“Don’t say anything controversial.” Ominous words for an ominous time festered ominously. After years of suffering, Gladys Dillard died. This was not any old death. This was the death of my beloved grandmother. When I was asked to preach her funeral, I knew that this would be a dangerous assignment. You see…my family is filled with bigots. They hate anything or anyone that doesn’t look or act like them. Since it was a funeral, I convinced myself that I had to construct a message that would provide comfort. After numerous attempts to think it through, I couldn’t do it. How do you comfort bigots? Something festered in my soul. Fire struck from on high. I let it burn.
Outlines seem so dead. God’s words don’t need no ordering. Regardless, I had the sermon roughly outlined in my notes. It didn’t matter. I didn’t use it. I just let it rip.
The funeral home was filled with countless people who’ve been openly hostile to me in the past. After viewing my grandmother (+she looked more like a salamander than my grandmother), I bent down to give my grandfather words of condolence and a long hug. I knew that he wasn’t going to like anything that I said (he doesn’t like much that I say in general). In fact, I’m surprised he didn’t stop me. I don’t think he could have. The wind of God was at my back.
Dirty looks and condescending words flowed like wine through the halls of death. When people condescendingly shared that they’d been concerned about me, I responded that I’d been concerned about them too. Before we entered the chapel, I offered a prayer. As my words boomed throughout the viewing room, every ass was chafed. My prayer greatly bothered the bigots…and I hadn’t even got started yet.
The beginning of the service was surreal. Pain festered. Love was somewhere. I was disturbed. Before I knew it, the time arrived. I lifted my robe and scaled the steps. Looking out amongst the bigots, I began to belt out the sermon that my grandmother would have wanted me to preach (especially since she’d met Jesus). The word of God flowed from my lips. Beauty surrounded me.
What are we doing here? Really… What are we doing here? I look down. I see a box. In that box is a corpse and that is about it. Gladys Dillard has done gone and she ain’t coming back. So, why are we here? If it ain’t about Gladys, then who is it about? It’s about us. It’s about what we can learn. It’s about what we can feel. It’s about what we can know. It’s about who we can be. This gathering is not about Gladys…she is gone. We are here to see if we can take a little bit of Gladys with us out into the world. Can we rub up against each other and find a little love at this hour? It’s the only reason that we are here. We are gathered for each other. Shall we love each other in spite of our differences…or better yet…because of our differences?
Anyone who knows Gladys and I…knows that our differences grew with time. Regardless, she never wavered in her love. There are lessons from her love that will remain with me forever…
Some years ago, there was a battle to save the life of Troy Davis…a death row inmate who had been convicted of killing Savannah Police Officer Mark McPhail. There were many questions about the case and many were involved in the movement to save his life. During the campaign, I stopped by my grandparent’s house…with my “I am Troy Davis” shirt on. Upon seeing my shirt, Gladys expressed her disgust. To say that we were on opposite sides is an understatement. Then, something magical happened. “Troy Davis was my brother’s name.” From there, we talked about what it meant to love Troy Davis. In the midst of difference…love brought us together to talk about love. Imagine…love transcending hate through connecting us with each other.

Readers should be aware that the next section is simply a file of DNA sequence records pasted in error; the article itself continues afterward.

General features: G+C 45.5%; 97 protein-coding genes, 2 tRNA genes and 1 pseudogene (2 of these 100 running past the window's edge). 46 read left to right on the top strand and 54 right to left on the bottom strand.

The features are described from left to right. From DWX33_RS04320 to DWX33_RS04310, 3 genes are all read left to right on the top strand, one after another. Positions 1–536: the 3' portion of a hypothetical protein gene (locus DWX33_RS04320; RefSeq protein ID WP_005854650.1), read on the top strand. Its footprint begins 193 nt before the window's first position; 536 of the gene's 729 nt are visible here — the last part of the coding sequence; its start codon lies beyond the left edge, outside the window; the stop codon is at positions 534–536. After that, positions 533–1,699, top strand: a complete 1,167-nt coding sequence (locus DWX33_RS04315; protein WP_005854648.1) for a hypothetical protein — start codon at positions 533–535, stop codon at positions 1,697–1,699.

Throughout much of my childhood, I watched Gladys sign receipts, “Mrs. Jack P. Dillard.” One day, I decided to ask why. Gladys responded, “I don’t know. I’ve never thought about it before.” From that day forward, I never saw Gladys sign a receipt with anything but “Gladys Dillard.” She didn’t change to disrespect my grandfather…she changed to respect herself. Gladys was my #MeToo moment before #MeToo ever hit. Gladys taught me about loving myself.
Before her mind left, Gladys wanted to talk. With my hand in her hand she told me, “I love you and there is nothing you can do to ever change that. I am proud of you no matter what you do.” These words will stick with me for the rest of my life. May they embody what we strive to be. Lovers of humanity…no matter what.
As we leave this place, take Gladys with you. God will meet you right outside.
Electricity popped in my veins. God was actually with us. The casket rolled. I could hear the wheels. I felt the bounces. I was right there. After the door slammed, I looked back at the casket. “Well done…grandson…” I actually heard her. I didn’t need anything else.
For the last few days, I’ve received relentless hateful comments, threats and messages from my family about my message. “I’m watching you!” “Fuck you!” “I will never forgive you!” “You might as well have taken a big shit on your dead grandmother’s face!” “Don’t you dare come around here again…” Bigots are going to be bigots. Hate flowed freely. It hasn’t stopped. Such are the ways of cowards.
When someone asked me what I’d like to say to all of these bigots, I declared, “Go to hell.”
RIP GLADYS DILLARD
I know I made you proud.